When Thomas Jefferson wrote these words to Meriwether Lewis, his private secretary, in June of 1803, he did not know what inhabited the land that he just purchased from Napoleon Bonaparte. There were stories of mountains of gold, wooly mammoths, and spewing volcanoes. Even the Fountain of Youth was rumored to be hidden among the wilds of the land then called the Louisiana Territory. Trusting Lewis, Jefferson instructed him to explore the newly purchased lands.
Locally, Greenville is well known as “the Treaty City.” It is where the Treaty of Greene Ville was signed in 1795, and Mad Anthony Wayne put a decisive end to the Northwest Indian War following the Battle of Fallen Timbers (another historical site that Ohio claims). It was amidst the Treaty signing that Meriwether Lewis and William Clark met and formed their legendary friendship. Surprisingly, their first meeting did not occur under the best of circumstances. Featured in Garst Museum’s Crossroads of Destiny exhibit and thanks to an anonymous donor, you can learn the story behind Lewis and Clark’s first meeting in Greenville via the latest upgrade.
During January, the museum worked to install two new exhibits about Lewis and Clark’s time during Greenville’s fort period. One exhibit details their nearly disastrous first meeting, a meeting that involved a demand for a duel and the court-martial case that followed. The other explains how the events they witnessed in Greene Ville later ensured the Expedition's success. A pair of pistols donated by former Darke County resident Jon Brown will be part of this new permanent display.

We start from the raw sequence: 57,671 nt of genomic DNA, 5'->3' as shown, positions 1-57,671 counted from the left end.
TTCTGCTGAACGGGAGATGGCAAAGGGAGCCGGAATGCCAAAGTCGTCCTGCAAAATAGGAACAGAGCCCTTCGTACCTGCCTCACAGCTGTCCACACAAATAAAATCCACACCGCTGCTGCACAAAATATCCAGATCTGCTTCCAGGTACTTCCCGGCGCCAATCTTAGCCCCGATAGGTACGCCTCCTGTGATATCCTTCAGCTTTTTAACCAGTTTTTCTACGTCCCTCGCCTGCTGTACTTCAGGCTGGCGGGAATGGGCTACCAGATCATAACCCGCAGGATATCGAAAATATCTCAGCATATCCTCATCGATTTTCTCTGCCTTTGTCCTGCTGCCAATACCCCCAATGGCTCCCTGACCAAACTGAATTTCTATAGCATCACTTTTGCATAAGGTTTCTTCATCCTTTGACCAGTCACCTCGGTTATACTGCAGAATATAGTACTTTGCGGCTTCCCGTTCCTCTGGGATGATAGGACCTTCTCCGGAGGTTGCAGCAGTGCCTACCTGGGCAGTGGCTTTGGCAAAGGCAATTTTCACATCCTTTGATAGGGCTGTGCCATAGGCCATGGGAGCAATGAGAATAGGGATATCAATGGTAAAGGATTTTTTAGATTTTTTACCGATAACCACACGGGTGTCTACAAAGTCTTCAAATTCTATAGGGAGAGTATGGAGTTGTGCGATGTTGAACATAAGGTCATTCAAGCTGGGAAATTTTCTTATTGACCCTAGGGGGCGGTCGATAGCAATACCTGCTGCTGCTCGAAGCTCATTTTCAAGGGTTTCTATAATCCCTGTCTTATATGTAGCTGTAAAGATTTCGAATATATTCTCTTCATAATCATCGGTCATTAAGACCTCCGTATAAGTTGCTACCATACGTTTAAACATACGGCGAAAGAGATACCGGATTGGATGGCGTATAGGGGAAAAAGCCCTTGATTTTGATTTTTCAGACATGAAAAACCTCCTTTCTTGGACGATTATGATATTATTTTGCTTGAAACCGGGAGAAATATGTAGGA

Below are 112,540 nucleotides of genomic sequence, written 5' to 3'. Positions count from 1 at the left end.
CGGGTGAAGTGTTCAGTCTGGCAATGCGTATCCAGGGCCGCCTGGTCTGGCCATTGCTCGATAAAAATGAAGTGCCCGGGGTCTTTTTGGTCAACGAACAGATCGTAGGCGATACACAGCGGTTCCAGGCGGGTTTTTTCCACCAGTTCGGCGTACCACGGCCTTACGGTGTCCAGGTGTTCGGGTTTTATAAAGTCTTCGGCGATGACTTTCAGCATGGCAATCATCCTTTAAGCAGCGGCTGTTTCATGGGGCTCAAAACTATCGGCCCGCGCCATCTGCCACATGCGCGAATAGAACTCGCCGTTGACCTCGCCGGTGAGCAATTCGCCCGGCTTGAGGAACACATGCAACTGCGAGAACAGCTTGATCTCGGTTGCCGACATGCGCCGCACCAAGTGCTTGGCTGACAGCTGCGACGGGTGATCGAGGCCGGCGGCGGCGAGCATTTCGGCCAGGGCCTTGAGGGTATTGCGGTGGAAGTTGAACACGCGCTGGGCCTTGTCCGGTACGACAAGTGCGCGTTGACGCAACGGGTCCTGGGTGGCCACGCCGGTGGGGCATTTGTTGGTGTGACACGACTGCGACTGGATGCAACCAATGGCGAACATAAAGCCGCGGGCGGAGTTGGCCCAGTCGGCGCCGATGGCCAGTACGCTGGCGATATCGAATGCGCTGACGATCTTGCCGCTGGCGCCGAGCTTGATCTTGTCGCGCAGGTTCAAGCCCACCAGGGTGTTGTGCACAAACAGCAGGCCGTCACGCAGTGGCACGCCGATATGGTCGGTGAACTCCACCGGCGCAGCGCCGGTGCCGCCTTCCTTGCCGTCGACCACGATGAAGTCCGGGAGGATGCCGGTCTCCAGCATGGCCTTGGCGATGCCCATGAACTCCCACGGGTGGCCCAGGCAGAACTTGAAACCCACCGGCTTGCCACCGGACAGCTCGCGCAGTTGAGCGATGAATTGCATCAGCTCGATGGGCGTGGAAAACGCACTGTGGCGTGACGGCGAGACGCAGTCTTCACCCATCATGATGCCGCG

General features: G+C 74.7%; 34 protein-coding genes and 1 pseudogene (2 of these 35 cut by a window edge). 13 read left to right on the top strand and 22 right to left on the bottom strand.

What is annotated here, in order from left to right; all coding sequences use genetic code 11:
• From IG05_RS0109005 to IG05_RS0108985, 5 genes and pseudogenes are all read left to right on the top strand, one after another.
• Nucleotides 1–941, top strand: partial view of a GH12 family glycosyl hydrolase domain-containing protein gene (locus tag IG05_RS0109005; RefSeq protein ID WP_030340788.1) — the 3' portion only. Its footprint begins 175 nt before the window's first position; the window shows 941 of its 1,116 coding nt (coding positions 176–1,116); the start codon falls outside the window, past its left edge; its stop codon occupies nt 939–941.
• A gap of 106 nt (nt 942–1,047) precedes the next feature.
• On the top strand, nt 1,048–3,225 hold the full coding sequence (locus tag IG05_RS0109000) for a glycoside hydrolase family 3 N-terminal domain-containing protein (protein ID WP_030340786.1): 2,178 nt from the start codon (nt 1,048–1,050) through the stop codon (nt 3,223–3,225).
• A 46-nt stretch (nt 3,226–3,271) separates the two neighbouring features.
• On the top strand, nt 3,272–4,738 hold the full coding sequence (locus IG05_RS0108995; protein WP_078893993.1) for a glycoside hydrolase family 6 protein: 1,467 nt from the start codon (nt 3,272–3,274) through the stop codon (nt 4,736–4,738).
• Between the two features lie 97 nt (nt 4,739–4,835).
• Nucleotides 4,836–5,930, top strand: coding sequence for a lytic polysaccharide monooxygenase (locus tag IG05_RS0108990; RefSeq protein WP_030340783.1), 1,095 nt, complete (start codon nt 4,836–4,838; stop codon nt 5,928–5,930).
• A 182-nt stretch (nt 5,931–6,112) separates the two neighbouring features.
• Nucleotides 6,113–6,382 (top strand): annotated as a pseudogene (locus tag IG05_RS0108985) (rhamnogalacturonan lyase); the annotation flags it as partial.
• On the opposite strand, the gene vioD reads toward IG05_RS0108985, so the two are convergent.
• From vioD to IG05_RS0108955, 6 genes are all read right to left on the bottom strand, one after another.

Today, the Lewis and Clark National Historic Trail stretches 4,900 miles across 16 states, including Ohio. It is represented by dozens of monuments, museums, parks, and wildlife areas, each telling a story of one of the most remarkable explorations of the North American continent in history. Garst Museum shares part of that story.
Cait Clark will share more about the fascinating story behind this new exhibit on March 9, 2024, at 2:00 p.m. Although the program is free, regular admission rates apply for those interested in touring the museum.